Houston home-buyers defy rising interest rates, limited inventory to boost March sales

by Lindsey Wells

The local real estate market in March remained in positive territory as consumers proved undaunted by rising mortgage interest rates and the record-low supply of homes across Greater Houston.

While new listings are entering the market weekly, buyer demand has consistently outpaced that supply. As a result, multiple home offers continue to push pricing into record territory, solidly positioning Houston as a sellers’ market, the Houston Association of REALTORS® (HAR) reports.

According to the HAR March 2022 Market Update, single-family home sales increased 4.1%, with 9,693 units sold compared to 9,309 in March 2021. The rental market is also strong, as consumers unable to purchase a home are instead opting to lease. 

Homes priced between $500,000 and $1 million led the way in sales for the month, registering a 36.1% year-over-year gain. The $250,000 to $500,000 segment came in second place, climbing 24%, followed by the luxury market (homes priced above $1 million), which increased 16%.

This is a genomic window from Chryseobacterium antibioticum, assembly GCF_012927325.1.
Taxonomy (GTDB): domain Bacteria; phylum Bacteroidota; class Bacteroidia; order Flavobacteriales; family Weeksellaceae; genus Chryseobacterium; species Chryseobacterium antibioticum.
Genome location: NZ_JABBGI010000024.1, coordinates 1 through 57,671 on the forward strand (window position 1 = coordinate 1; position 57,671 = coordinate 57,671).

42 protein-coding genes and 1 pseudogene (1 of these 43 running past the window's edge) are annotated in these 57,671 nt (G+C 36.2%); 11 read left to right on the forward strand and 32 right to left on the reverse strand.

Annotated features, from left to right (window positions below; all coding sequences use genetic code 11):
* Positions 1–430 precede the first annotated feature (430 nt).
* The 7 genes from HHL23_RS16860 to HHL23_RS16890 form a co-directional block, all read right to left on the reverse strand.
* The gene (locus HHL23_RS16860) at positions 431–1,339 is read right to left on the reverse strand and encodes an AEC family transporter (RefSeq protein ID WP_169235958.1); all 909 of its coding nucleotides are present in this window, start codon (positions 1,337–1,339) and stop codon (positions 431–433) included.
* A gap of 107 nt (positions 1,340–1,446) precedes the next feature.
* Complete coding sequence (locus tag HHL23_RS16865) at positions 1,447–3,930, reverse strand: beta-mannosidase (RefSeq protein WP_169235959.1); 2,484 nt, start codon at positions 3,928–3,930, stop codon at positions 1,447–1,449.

A continued shortage of available homes below $250,000 has left consumers no choice but to shop for higher-priced homes or lease. It remains to be seen if mortgage rates, which topped 5% last week for the first time in years, will slow the pace of home-buying in April, the report noted.

After reaching record prices in February, buyers pushed pricing even higher in March. The average price of a single-family home rose 11.4% to $410,923, while the median price jumped 15.5% to $335,000. This marks the first time pricing for a single-family home in Houston has surpassed $400,000.

“We are experiencing unprecedented market conditions in Houston with a frenetic pace of home-buying despite limited inventory, rising prices and steadily climbing interest rates,” said HAR Chair Jennifer Wauhob in a press release. “This is taking place amid a backdrop of continued supply chain problems and rising prices for everything from gasoline to groceries, which only adds to consumer pressures. We expect to see buyers start to pull back a bit until conditions stabilize if they indeed do.”

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